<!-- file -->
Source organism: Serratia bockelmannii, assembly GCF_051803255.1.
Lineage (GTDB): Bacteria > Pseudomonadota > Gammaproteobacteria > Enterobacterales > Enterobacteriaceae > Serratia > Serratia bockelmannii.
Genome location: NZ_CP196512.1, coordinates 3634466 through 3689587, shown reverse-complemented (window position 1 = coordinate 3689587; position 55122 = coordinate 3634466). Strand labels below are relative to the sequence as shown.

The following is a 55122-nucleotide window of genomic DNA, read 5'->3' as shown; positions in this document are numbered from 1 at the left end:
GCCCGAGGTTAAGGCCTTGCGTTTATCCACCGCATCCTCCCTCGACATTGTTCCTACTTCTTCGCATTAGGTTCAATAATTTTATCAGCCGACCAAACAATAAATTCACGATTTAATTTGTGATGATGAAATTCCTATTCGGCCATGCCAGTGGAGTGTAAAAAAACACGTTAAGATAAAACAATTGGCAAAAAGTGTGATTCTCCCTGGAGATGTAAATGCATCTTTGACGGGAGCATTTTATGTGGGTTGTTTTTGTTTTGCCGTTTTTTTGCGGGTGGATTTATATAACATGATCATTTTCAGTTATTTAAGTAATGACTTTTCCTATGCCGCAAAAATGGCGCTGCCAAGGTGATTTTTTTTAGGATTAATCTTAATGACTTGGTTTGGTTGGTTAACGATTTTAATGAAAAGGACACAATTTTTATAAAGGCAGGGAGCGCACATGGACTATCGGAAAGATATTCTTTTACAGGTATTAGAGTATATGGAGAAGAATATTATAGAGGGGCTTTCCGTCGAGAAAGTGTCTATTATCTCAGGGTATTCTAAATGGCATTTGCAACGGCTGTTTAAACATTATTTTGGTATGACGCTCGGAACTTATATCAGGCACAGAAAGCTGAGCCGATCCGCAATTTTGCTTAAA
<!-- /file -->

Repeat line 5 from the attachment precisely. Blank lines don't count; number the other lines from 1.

GCCCGAGGTTAAGGCCTTGCGTTTATCCACCGCATCCTCCCTCGACATTGTTCCTACTTCTTCGCATTAGGTTCAATAATTTTATCAGCCGACCAAACAATAAATTCACGATTTAATTTGTGATGATGAAATTCCTATTCGGCCATGCCAGTGGAGTGTAAAAAAACACGTTAAGATAAAACAATTGGCAAAAAGTGTGATTCTCCCTGGAGATGTAAATGCATCTTTGACGGGAGCATTTTATGTGGGTTGTTTTTGTTTTGCCGTTTTTTTGCGGGTGGATTTATATAACATGATCATTTTCAGTTATTTAAGTAATGACTTTTCCTATGCCGCAAAAATGGCGCTGCCAAGGTGATTTTTTTTAGGATTAATCTTAATGACTTGGTTTGGTTGGTTAACGATTTTAATGAAAAGGACACAATTTTTATAAAGGCAGGGAGCGCACATGGACTATCGGAAAGATATTCTTTTACAGGTATTAGAGTATATGGAGAAGAATATTATAGAGGGGCTTTCCGTCGAGAAAGTGTCTATTATCTCAGGGTATTCTAAATGGCATTTGCAACGGCTGTTTAAACATTATTTTGGTATGACGCTCGGAACTTATATCAGGCACAGAAAGCTGAGCCGATCCGCAATTTTGCTTAAA